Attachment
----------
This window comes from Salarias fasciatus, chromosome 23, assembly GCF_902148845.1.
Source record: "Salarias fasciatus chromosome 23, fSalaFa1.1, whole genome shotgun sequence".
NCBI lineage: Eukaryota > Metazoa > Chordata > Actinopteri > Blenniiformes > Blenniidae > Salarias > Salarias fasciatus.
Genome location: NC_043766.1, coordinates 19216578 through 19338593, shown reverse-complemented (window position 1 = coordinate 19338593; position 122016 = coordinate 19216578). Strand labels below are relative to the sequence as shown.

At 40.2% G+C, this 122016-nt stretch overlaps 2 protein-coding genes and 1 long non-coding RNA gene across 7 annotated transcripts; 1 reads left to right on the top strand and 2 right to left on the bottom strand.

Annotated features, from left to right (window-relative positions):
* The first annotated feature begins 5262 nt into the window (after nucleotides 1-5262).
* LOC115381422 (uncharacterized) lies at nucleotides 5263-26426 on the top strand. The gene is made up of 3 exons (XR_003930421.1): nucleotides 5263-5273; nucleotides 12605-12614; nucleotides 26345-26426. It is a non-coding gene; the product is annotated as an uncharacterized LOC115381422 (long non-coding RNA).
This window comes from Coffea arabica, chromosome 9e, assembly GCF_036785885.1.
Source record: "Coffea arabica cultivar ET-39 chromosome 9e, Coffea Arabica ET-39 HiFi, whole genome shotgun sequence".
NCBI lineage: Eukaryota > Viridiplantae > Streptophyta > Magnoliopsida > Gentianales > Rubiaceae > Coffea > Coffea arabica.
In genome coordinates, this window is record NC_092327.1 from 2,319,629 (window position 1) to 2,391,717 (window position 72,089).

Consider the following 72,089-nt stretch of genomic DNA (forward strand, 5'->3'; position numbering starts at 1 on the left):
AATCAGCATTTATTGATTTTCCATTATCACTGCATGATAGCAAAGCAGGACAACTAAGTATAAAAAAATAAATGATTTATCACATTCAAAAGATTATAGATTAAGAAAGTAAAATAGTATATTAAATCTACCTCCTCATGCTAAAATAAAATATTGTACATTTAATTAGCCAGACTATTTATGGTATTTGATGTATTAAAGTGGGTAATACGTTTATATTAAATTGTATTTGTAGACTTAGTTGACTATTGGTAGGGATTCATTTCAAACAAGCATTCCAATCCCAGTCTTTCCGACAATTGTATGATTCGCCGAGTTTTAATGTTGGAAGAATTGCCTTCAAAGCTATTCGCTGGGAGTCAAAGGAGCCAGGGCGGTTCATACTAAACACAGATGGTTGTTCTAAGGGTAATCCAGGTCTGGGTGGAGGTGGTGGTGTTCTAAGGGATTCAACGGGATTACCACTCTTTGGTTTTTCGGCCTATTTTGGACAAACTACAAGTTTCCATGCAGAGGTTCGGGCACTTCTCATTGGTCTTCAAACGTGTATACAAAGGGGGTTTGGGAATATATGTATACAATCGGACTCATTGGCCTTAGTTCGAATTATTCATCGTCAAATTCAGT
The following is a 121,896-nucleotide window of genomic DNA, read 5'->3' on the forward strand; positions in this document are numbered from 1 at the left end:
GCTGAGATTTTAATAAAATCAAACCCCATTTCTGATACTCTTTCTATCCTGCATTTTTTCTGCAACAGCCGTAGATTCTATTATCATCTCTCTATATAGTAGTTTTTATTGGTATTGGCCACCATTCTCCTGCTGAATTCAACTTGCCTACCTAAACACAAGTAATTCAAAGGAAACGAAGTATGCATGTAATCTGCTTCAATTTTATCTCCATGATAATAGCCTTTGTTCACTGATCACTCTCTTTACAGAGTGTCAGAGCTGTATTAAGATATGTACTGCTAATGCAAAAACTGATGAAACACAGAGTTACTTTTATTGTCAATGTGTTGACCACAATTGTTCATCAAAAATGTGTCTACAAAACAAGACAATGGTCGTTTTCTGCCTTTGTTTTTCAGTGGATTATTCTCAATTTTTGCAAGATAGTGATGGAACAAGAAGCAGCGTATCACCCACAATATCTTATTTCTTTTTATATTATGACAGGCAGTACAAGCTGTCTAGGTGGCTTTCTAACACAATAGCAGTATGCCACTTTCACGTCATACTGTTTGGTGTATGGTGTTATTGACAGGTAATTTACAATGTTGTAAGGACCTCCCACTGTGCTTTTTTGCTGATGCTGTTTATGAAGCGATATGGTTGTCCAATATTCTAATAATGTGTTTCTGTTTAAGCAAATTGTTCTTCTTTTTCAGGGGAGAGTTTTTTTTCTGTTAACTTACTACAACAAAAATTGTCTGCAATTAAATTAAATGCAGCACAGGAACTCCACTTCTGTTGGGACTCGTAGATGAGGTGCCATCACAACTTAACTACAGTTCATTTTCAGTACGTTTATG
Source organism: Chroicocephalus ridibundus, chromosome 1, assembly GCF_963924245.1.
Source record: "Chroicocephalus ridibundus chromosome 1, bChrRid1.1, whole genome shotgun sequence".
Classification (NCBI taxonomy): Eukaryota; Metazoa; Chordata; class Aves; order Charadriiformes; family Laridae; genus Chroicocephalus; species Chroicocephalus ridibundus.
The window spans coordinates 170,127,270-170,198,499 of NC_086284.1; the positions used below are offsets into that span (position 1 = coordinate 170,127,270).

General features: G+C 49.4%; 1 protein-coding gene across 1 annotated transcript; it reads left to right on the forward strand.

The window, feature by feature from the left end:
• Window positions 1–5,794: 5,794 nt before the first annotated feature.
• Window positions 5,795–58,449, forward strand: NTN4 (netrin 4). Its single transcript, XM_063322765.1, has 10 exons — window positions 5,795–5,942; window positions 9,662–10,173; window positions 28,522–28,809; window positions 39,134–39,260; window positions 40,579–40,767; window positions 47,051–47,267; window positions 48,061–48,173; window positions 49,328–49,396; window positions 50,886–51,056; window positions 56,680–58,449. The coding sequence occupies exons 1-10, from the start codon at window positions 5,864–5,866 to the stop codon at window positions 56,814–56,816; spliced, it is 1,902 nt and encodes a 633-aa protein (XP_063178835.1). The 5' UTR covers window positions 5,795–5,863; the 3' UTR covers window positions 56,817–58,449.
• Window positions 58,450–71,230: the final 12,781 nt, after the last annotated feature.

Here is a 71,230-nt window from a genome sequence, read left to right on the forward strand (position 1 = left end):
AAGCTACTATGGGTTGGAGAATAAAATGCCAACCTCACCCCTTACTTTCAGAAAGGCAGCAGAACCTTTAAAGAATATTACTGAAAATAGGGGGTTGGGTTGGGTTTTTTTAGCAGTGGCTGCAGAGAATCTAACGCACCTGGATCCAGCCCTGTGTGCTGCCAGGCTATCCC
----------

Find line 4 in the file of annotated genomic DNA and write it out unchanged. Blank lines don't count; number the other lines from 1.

Genome location: NC_043766.1, coordinates 19216578 through 19338593, shown reverse-complemented (window position 1 = coordinate 19338593; position 122016 = coordinate 19216578). Strand labels below are relative to the sequence as shown.